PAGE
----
New Anti-Human Trafficking Rules to Come
Human trafficking is defined as the subjection of men, women, or children to exploitative conditions, including sex trafficking or the recruitment or obtaining a person for labor using force, fraud, or coercion that effects involuntary servitude.
The FAR’s existing anti-human trafficking clause is required in all solicitations and contracts, and flowed down to all subcontractors, and bars contractors and subcontractors from engaging in trafficking in persons, procuring commercial sex acts, or using forced labor to perform a covered contract.
Contractors for some time have been required to inform employees of the government’s zero-tolerance, anti-trafficking policy and to promptly notify contracting officers of any known or suspected trafficking violations by the contractor or its subcontractors and suppliers.
A violation of these existing requirements can result in mandated removal of employees from a government contract, default termination of a subcontract, suspension of contract payments, loss of award fee, default termination of the prime contract, or suspension or debarment.
The new executive order expands the definition of prohibited trafficking to include the use of misleading or fraudulent recruitment practices in recruiting employees, for example: Failing to disclose basic information or making material misrepresentations as to key terms and conditions of employment, including wages and fringe benefits, location of work, living conditions and housing — if employer provided or arranged — any major costs to be charged to the employee, and, if applicable, the hazardous nature of the work.
They cannot charge employees recruitment fees or destroy, conceal, confiscate, or otherwise deny access by an employee to the employee’s identity documents, such as passports or drivers’ licenses.
Failing to pay return transportation costs at the end of employment for a non-national employee working away from home — with certain limited exceptions — may also be a violation.
Contractors and subcontractors will also be required to “cooperate fully in providing reasonable access” to allow agencies to conduct audits or investigations of compliance with anti-trafficking laws.
Contracting officers must notify the relevant agency’s inspector general, suspension and debarment officials, and law enforcement officials if they become aware of activities that are “inconsistent” with any applicable law or regulation governing trafficking in persons.
A new FAR clause will be incorporated into solicitations and contracts that exceed $500,000, and all contractors will be required to create and maintain an anti-trafficking compliance plan and certify (pre-award and annually thereafter) that a compliance plan is in place and that neither it nor any subcontractor has engaged in barred trafficking activities. If a violation is found, the contractor or subcontract must certify that required remedial and referral actions have occurred.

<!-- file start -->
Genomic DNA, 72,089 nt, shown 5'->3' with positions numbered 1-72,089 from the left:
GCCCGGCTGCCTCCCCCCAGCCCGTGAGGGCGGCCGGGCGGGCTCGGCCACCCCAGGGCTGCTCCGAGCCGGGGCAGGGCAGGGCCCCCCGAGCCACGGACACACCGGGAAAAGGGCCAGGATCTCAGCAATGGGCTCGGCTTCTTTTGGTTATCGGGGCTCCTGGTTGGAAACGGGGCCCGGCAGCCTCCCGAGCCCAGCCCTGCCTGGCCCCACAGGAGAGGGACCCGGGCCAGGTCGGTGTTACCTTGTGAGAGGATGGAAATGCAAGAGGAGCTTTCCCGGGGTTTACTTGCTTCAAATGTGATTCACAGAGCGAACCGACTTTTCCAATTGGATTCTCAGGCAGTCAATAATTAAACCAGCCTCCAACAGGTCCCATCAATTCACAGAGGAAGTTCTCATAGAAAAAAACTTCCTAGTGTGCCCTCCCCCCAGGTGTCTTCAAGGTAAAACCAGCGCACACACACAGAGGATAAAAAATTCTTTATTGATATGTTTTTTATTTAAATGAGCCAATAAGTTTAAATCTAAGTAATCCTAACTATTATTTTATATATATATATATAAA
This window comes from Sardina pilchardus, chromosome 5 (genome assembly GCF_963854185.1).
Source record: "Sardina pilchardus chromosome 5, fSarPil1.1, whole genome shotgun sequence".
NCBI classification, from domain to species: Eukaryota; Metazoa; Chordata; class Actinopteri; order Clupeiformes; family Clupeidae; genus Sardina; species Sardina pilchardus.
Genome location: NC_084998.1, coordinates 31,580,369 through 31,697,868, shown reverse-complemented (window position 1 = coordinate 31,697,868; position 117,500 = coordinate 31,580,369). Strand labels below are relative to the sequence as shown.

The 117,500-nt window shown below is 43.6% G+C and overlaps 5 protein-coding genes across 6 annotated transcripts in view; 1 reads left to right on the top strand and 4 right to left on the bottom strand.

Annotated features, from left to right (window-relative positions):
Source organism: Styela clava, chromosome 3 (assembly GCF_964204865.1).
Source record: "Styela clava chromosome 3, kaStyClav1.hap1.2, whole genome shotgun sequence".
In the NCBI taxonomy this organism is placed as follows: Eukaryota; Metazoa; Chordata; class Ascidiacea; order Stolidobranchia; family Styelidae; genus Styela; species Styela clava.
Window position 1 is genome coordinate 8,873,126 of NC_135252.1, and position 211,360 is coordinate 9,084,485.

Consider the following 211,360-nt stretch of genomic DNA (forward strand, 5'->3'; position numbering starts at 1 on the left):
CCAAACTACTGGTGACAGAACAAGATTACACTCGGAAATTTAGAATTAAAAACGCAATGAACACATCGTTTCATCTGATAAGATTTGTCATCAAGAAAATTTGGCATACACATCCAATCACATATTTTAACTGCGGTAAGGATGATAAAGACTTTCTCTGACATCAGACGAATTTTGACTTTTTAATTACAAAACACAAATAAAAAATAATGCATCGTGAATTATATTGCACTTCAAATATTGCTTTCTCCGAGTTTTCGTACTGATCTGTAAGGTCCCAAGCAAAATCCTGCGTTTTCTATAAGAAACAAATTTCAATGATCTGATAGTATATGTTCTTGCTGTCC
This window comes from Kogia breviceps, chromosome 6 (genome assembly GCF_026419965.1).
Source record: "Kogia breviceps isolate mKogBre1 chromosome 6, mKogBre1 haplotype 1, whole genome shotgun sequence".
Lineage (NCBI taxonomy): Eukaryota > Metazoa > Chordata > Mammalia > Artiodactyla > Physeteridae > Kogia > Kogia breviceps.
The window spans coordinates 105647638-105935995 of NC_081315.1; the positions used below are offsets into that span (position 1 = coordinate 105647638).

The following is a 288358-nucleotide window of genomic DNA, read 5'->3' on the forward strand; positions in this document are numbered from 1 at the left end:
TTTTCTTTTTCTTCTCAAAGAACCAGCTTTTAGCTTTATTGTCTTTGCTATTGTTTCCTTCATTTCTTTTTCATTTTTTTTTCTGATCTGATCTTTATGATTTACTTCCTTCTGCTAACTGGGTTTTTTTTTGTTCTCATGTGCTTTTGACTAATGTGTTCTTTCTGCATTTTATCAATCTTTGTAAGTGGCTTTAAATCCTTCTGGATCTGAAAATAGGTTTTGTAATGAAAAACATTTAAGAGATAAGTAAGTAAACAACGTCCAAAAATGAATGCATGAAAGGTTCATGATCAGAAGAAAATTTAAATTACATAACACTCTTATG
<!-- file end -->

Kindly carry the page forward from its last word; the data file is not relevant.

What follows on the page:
The new clause’s compliance plan and certification requirements will not apply to contracts or subcontracts for commercial- off-the-shelf items, defined as items that are sold in substantial quantities in the commercial marketplace and offered to the government in the same form in which they are sold in the commercial marketplace.
Compliance plans should be tailored to the size and complexity of the contract or subcontract and for the nature and scope of activities performed, and must be made available to the contracting officer upon request, and posted on contractor and subcontractor websites before contract performance commences.
The plan must include, at a minimum, an awareness program for employees, a process for employees to report trafficking activities, a recruitment-and-wage plan, a housing plan — if the contractor or subcontractor intends to provide or arrange housing — and procedures to prevent subcontractors at any tier from engaging in trafficking.
The executive order imposes stringent new anti-trafficking compliance requirements on contractors and subcontractors, and should be assessed before implementation begins on March 25.
Wholly apart from the stigma that will accompany any trafficking violations, law enforcement tolerance for violations in this arena will be very low — particularly for those companies that have not taken advance steps to make compliance a priority.
William M. Jack and Catlin S. Kaprove are associates in Greenberg Traurig LLP’s government contracts practice group. The views expressed are solely those of the authors.